On the 30th May 2008 during a trip to Windmill Farm on the Lizard peninsula I did my usual circuit of all the dragonfly hotspots within the reserve, including the bunded northern scrapes. These bunds may not be the most attractive of features to have around a pool but they are a clever use of the material which had been excavated in order to create the pools in the first place, in that they make an effective windbreak around the entire water body.
This helps protect emerging dragons from the worst of the wind at a time when they are at there most vulnerable. It also provides an attractive substrate for insects that having burrowing larvae, chief amongst them being the Green Tiger Beetle – Cicindela campestris, numerous fearsome adults of which can frequently be found hunting around the bare pool margins throughout the summer months.
As I approached the pools on this particular occasion I could hear the familiar rustle that usually signalled a clash of dragonfly wings during a heated dispute between males. However if that was the case I couldn’t actually see any signs of aerial combat even though it seemed to be coming from close by. I glanced down to a patch of bare clay material and there was a male Four Spot Chaser - Libellula quadrimaculata frantically beating it’s wings seemingly unable to fly. As I looked more closely I initially thought that this unfortunate dragonfly had been bitten in half by a bird and had subsequently dropped to the ground as a result, mainly because I couldn’t see the majority of it’s abdomen.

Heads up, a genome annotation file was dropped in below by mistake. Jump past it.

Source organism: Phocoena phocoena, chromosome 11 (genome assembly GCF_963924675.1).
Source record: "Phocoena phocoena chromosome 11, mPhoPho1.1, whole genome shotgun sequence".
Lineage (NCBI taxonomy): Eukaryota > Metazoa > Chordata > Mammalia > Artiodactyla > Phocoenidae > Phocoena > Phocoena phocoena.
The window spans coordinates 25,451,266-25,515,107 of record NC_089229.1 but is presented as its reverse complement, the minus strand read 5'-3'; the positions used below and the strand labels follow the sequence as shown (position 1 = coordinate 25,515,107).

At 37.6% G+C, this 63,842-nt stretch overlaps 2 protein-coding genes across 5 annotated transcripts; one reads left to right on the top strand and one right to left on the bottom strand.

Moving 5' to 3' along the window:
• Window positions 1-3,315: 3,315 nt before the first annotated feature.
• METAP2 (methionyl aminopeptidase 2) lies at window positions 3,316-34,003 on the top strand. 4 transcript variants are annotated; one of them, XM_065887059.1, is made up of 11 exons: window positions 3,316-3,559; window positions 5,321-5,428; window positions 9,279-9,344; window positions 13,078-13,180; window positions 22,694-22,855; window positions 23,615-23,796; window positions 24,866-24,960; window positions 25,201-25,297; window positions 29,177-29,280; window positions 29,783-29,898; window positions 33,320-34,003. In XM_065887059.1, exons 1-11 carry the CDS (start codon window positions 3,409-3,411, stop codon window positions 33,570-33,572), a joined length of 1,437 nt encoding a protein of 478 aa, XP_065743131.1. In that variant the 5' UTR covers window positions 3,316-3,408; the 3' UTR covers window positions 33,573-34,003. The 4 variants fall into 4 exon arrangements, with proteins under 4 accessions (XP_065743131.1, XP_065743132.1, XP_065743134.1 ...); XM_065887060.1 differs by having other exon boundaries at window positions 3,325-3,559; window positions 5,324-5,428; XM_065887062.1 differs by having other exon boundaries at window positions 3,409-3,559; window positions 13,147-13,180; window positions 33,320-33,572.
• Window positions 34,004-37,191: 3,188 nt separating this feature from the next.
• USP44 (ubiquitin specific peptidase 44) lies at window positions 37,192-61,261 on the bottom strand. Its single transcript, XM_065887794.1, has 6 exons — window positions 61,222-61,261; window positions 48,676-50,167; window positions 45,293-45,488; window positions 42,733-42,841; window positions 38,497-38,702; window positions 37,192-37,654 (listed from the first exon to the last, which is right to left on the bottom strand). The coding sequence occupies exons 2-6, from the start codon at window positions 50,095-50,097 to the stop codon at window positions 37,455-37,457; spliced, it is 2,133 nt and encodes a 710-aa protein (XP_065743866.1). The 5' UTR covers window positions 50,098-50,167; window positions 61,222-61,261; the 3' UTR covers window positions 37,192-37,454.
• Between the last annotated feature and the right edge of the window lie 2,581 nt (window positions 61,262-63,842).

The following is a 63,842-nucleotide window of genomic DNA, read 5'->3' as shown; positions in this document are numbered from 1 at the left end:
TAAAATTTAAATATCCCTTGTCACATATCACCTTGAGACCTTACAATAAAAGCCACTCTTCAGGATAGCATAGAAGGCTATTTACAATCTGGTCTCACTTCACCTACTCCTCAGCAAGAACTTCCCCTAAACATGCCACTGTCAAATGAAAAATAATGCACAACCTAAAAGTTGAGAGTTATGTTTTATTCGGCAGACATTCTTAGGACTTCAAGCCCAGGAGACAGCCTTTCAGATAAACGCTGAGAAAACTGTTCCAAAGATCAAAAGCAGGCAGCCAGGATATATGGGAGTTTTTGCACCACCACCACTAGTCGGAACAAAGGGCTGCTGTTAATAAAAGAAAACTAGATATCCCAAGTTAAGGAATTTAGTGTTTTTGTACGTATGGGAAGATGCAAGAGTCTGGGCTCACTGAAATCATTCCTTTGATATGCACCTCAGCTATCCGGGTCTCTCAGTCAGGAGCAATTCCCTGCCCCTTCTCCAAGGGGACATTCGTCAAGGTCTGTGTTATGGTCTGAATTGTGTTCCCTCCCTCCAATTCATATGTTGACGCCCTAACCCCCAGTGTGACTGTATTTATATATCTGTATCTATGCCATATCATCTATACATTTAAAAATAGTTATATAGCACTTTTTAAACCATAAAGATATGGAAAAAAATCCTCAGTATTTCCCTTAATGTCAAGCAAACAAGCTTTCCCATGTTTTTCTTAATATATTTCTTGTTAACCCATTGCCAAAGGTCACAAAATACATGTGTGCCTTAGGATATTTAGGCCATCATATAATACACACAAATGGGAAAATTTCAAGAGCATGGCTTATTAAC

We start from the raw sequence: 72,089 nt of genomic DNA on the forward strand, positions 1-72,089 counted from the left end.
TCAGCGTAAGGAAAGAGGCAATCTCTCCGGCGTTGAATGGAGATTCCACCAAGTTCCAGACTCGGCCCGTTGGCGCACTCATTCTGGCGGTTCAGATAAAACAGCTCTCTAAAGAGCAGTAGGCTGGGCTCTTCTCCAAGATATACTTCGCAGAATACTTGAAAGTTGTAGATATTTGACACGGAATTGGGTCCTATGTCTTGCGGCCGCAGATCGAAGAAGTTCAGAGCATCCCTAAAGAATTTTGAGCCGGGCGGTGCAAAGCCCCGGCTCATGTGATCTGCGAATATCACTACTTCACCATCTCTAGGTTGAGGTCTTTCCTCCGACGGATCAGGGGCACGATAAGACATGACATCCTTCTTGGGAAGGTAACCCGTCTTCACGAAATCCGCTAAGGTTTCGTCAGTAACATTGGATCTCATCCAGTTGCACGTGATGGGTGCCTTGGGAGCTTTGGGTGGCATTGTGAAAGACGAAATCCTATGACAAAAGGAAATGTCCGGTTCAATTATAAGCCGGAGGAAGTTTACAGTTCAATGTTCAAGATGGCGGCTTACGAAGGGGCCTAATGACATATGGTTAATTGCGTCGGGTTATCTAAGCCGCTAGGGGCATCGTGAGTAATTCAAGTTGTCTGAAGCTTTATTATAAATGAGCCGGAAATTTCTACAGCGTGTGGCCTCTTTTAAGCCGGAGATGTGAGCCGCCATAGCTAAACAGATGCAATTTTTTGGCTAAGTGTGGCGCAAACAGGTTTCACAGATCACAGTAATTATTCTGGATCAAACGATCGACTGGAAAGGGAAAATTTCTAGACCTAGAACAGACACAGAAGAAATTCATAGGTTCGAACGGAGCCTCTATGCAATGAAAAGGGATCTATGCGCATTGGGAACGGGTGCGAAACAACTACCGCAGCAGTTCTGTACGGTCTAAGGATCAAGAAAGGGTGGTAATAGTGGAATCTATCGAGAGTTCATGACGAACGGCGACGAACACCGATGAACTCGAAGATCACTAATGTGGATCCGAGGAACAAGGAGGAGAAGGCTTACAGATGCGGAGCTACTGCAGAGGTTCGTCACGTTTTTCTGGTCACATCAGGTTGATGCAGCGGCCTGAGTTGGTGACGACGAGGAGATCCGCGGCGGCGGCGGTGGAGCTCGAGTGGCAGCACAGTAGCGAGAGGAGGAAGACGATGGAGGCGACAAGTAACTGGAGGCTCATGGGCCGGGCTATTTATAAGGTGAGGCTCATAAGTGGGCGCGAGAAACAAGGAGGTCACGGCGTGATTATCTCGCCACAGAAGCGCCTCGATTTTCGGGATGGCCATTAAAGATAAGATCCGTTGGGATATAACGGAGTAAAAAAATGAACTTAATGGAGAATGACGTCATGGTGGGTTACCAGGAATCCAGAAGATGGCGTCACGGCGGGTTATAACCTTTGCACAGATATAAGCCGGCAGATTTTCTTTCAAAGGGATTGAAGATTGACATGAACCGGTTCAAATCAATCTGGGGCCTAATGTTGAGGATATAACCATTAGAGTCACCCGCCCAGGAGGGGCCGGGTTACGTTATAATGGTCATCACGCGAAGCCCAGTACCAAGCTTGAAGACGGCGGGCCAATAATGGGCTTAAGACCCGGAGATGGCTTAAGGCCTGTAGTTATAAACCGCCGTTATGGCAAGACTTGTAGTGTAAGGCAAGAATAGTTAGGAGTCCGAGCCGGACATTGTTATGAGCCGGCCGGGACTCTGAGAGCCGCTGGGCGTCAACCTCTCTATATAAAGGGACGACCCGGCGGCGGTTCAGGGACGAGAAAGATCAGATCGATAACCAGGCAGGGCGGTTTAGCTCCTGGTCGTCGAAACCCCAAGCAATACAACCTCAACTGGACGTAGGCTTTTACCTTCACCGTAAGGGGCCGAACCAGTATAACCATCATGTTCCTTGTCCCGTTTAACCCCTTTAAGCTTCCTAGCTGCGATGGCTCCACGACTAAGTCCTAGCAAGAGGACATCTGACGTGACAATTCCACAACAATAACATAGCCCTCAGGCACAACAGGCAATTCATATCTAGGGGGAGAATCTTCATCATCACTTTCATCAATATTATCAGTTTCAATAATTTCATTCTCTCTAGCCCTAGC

However on closer examination, and much to my amazement , I realised that this Four Spot Chaser was in fact being dragged down the burrow of a Green Tiger Beetle larva!
It seemed that the Green Tiger Beetle larva could easily pull the dragonfly down into it’s lair to the point where pretty much all of the abdomen was below ground, but at that point the dragons thorax was too big to fit in the hole. With the larva temporarily at an impasse the dragonfly would then frantically buzz it’s wings in an effort to extract himself, lifting the first few segments of his abdomen perhaps 1cm or so out of the ground, desperately clinging to any nearby blades of vegetation which swiftly buckled under the strain .
This titanic struggle continued with each protagonist temporarily gaining an advantage in the tug of war before the other regained lost ground. I took the opportunity of photographing the dragonflies struggle before grasping him by the thorax and pulling him free. The Four Spot Chaser promptly celebrated his freedom by giving me a little nip and flying off before I had a chance to examine the tip of his abdomen, seemingly unaffected by the ordeal.
The larvae of the Green Tiger Beetle do not seem to leave their burrow but instead position their head and jaws at the mouth of the hole. There they remain, flush with the entrance, awaiting the arrival of an unsuspecting insect which is dispatched in an instant. That a medium sized dragonfly would fit into that scenario seems unlikely as they do not walk along the ground, however this particular Four Spot Chaser obviously chose the wrong spot to land on!